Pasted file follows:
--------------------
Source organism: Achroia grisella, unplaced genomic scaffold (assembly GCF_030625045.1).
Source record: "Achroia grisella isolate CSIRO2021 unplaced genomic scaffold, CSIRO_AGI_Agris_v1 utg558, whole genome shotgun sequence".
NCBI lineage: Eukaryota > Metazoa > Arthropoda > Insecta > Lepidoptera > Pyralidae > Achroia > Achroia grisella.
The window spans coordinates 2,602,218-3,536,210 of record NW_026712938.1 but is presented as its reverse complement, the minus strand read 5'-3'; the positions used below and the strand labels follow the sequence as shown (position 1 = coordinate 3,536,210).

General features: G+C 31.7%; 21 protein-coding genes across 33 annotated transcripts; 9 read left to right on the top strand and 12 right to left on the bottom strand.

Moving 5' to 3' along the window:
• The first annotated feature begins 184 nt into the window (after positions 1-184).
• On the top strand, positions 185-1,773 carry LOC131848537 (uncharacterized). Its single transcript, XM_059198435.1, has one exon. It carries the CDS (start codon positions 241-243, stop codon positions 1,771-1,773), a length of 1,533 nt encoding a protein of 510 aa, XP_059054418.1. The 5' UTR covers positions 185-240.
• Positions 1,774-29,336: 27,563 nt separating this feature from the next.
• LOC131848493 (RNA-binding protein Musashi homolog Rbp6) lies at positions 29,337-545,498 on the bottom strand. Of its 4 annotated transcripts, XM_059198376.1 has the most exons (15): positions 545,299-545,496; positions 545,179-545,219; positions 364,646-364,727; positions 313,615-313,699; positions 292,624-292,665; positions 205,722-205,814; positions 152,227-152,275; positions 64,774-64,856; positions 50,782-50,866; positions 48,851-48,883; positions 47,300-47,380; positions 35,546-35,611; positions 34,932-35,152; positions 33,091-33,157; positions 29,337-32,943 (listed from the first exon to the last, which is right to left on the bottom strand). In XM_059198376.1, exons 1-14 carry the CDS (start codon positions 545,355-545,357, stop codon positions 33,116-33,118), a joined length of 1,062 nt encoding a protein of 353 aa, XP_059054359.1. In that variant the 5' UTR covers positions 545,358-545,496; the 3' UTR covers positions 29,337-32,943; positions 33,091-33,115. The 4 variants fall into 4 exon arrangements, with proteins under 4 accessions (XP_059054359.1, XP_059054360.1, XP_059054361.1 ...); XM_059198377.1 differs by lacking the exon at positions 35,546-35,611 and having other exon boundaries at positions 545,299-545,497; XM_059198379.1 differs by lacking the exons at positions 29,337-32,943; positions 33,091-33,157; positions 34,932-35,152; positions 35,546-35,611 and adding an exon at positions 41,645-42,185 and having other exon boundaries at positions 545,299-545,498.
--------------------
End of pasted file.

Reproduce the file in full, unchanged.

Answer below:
Source organism: Achroia grisella, unplaced genomic scaffold (assembly GCF_030625045.1).
Source record: "Achroia grisella isolate CSIRO2021 unplaced genomic scaffold, CSIRO_AGI_Agris_v1 utg558, whole genome shotgun sequence".
NCBI lineage: Eukaryota > Metazoa > Arthropoda > Insecta > Lepidoptera > Pyralidae > Achroia > Achroia grisella.
The window spans coordinates 2,602,218-3,536,210 of record NW_026712938.1 but is presented as its reverse complement, the minus strand read 5'-3'; the positions used below and the strand labels follow the sequence as shown (position 1 = coordinate 3,536,210).

General features: G+C 31.7%; 21 protein-coding genes across 33 annotated transcripts; 9 read left to right on the top strand and 12 right to left on the bottom strand.

Moving 5' to 3' along the window:
• The first annotated feature begins 184 nt into the window (after positions 1-184).
• On the top strand, positions 185-1,773 carry LOC131848537 (uncharacterized). Its single transcript, XM_059198435.1, has one exon. It carries the CDS (start codon positions 241-243, stop codon positions 1,771-1,773), a length of 1,533 nt encoding a protein of 510 aa, XP_059054418.1. The 5' UTR covers positions 185-240.
• Positions 1,774-29,336: 27,563 nt separating this feature from the next.
• LOC131848493 (RNA-binding protein Musashi homolog Rbp6) lies at positions 29,337-545,498 on the bottom strand. Of its 4 annotated transcripts, XM_059198376.1 has the most exons (15): positions 545,299-545,496; positions 545,179-545,219; positions 364,646-364,727; positions 313,615-313,699; positions 292,624-292,665; positions 205,722-205,814; positions 152,227-152,275; positions 64,774-64,856; positions 50,782-50,866; positions 48,851-48,883; positions 47,300-47,380; positions 35,546-35,611; positions 34,932-35,152; positions 33,091-33,157; positions 29,337-32,943 (listed from the first exon to the last, which is right to left on the bottom strand). In XM_059198376.1, exons 1-14 carry the CDS (start codon positions 545,355-545,357, stop codon positions 33,116-33,118), a joined length of 1,062 nt encoding a protein of 353 aa, XP_059054359.1. In that variant the 5' UTR covers positions 545,358-545,496; the 3' UTR covers positions 29,337-32,943; positions 33,091-33,115. The 4 variants fall into 4 exon arrangements, with proteins under 4 accessions (XP_059054359.1, XP_059054360.1, XP_059054361.1 ...); XM_059198377.1 differs by lacking the exon at positions 35,546-35,611 and having other exon boundaries at positions 545,299-545,497; XM_059198379.1 differs by lacking the exons at positions 29,337-32,943; positions 33,091-33,157; positions 34,932-35,152; positions 35,546-35,611 and adding an exon at positions 41,645-42,185 and having other exon boundaries at positions 545,299-545,498.